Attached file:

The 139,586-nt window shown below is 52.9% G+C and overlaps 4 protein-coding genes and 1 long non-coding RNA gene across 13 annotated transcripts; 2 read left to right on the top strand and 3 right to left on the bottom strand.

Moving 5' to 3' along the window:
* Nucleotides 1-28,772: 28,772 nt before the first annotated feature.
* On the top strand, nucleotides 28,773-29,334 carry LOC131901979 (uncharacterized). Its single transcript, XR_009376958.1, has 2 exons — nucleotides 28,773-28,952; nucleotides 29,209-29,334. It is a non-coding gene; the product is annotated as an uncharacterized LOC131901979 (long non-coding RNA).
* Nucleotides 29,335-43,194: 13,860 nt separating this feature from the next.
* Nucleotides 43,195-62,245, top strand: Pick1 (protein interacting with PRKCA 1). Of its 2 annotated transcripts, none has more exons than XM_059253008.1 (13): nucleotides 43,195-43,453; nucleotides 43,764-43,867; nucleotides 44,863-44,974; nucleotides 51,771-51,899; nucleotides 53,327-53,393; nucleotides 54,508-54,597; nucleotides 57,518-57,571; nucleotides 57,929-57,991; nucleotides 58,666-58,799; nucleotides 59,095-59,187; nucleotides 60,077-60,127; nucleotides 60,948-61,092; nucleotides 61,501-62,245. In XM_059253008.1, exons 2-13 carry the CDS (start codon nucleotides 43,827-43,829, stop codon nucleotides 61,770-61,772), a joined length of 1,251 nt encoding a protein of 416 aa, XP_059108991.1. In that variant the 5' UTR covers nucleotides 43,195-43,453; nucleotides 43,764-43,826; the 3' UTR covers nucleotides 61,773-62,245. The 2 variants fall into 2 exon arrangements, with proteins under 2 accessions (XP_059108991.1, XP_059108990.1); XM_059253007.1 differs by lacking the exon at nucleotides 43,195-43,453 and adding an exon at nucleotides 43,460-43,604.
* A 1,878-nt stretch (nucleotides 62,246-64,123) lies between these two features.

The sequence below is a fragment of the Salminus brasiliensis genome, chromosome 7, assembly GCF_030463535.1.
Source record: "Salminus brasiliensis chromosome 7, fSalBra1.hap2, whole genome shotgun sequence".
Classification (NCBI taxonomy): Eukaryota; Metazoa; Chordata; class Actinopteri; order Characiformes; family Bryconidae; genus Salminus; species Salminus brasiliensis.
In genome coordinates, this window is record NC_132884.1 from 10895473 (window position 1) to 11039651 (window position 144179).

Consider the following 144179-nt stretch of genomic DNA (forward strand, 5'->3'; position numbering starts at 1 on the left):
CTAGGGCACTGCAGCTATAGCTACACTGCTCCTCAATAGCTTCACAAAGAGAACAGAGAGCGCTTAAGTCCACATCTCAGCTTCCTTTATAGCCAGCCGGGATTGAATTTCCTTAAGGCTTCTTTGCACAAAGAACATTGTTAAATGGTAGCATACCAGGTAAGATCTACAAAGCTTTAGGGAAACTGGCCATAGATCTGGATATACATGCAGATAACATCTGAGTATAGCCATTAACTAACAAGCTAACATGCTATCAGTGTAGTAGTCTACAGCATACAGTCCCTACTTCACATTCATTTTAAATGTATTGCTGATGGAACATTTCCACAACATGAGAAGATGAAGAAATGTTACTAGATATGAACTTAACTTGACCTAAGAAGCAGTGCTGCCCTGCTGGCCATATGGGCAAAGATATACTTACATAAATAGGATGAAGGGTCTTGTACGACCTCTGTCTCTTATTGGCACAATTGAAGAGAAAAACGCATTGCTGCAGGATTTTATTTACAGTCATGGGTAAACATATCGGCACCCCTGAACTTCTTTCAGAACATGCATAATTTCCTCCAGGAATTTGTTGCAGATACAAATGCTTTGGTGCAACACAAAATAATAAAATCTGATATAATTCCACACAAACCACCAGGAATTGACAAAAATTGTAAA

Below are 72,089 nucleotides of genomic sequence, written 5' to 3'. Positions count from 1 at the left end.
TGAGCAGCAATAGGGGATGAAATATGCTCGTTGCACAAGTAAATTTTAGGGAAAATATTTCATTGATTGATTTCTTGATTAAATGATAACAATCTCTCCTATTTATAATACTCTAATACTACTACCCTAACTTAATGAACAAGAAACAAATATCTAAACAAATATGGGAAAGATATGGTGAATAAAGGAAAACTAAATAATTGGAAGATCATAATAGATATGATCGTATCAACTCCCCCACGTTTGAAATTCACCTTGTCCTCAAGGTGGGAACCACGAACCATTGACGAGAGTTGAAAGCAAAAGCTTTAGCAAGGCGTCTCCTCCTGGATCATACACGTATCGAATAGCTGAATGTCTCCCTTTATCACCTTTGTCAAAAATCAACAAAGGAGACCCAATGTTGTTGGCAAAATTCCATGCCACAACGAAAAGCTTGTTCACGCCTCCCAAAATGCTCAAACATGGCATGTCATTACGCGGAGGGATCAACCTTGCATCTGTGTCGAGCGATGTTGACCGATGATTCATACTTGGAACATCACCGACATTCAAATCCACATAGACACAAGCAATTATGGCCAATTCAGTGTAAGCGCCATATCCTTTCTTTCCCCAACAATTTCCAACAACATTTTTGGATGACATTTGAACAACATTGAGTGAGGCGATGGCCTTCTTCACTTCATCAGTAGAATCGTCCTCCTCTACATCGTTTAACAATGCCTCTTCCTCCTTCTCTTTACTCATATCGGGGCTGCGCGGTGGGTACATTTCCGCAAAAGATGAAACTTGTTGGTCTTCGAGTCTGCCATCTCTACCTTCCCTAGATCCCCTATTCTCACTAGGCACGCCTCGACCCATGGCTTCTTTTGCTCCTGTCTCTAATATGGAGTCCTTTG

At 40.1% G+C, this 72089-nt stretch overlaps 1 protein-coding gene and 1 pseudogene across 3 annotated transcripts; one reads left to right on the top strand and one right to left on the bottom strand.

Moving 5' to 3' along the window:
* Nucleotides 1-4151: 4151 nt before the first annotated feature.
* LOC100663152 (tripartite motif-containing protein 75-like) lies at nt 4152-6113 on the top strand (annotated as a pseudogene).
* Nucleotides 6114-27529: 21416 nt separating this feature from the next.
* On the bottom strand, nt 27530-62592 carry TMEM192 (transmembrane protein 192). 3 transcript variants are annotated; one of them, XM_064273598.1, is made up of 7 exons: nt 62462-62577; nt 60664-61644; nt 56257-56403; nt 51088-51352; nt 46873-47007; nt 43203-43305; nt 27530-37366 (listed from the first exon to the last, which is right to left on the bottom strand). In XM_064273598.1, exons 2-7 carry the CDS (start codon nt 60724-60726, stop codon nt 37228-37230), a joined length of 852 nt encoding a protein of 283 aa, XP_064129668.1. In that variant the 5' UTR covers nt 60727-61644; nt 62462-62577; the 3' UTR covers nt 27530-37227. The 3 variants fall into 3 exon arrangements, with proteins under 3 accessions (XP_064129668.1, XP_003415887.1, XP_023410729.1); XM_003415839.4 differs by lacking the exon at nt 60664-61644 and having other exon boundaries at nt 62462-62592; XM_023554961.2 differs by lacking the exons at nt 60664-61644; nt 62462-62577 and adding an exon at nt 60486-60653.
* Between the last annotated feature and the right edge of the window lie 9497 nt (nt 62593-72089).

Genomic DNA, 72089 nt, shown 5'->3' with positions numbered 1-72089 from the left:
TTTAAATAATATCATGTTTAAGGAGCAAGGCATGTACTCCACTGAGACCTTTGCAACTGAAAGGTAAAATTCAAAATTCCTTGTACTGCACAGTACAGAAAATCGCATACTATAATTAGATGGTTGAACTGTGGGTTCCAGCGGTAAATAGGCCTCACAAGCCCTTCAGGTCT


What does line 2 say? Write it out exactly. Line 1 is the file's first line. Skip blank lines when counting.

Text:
Moving 5' to 3' along the window: